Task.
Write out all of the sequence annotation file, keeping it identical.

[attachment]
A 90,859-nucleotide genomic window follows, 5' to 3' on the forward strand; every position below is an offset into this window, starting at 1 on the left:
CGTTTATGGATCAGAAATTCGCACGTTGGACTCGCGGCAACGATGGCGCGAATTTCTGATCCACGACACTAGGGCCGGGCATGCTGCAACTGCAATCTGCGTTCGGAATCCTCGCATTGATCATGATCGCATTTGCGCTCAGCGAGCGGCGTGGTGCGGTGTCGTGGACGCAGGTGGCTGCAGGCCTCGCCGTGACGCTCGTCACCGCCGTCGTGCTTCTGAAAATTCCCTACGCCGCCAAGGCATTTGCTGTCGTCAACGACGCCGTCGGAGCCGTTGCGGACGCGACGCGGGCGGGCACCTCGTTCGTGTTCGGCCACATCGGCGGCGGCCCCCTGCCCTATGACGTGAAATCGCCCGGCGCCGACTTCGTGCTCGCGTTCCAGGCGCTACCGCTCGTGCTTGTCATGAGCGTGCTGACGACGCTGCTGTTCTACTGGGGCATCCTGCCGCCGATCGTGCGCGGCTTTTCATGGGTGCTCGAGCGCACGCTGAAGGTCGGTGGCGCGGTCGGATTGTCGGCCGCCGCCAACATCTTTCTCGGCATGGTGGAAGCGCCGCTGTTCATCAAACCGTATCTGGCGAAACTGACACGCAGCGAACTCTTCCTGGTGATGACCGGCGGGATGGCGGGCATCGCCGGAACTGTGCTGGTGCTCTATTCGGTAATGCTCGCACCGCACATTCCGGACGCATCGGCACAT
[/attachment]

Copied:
A 90,859-nucleotide genomic window follows, 5' to 3' on the forward strand; every position below is an offset into this window, starting at 1 on the left:
CGTTTATGGATCAGAAATTCGCACGTTGGACTCGCGGCAACGATGGCGCGAATTTCTGATCCACGACACTAGGGCCGGGCATGCTGCAACTGCAATCTGCGTTCGGAATCCTCGCATTGATCATGATCGCATTTGCGCTCAGCGAGCGGCGTGGTGCGGTGTCGTGGACGCAGGTGGCTGCAGGCCTCGCCGTGACGCTCGTCACCGCCGTCGTGCTTCTGAAAATTCCCTACGCCGCCAAGGCATTTGCTGTCGTCAACGACGCCGTCGGAGCCGTTGCGGACGCGACGCGGGCGGGCACCTCGTTCGTGTTCGGCCACATCGGCGGCGGCCCCCTGCCCTATGACGTGAAATCGCCCGGCGCCGACTTCGTGCTCGCGTTCCAGGCGCTACCGCTCGTGCTTGTCATGAGCGTGCTGACGACGCTGCTGTTCTACTGGGGCATCCTGCCGCCGATCGTGCGCGGCTTTTCATGGGTGCTCGAGCGCACGCTGAAGGTCGGTGGCGCGGTCGGATTGTCGGCCGCCGCCAACATCTTTCTCGGCATGGTGGAAGCGCCGCTGTTCATCAAACCGTATCTGGCGAAACTGACACGCAGCGAACTCTTCCTGGTGATGACCGGCGGGATGGCGGGCATCGCCGGAACTGTGCTGGTGCTCTATTCGGTAATGCTCGCACCGCACATTCCGGACGCATCGGCACAT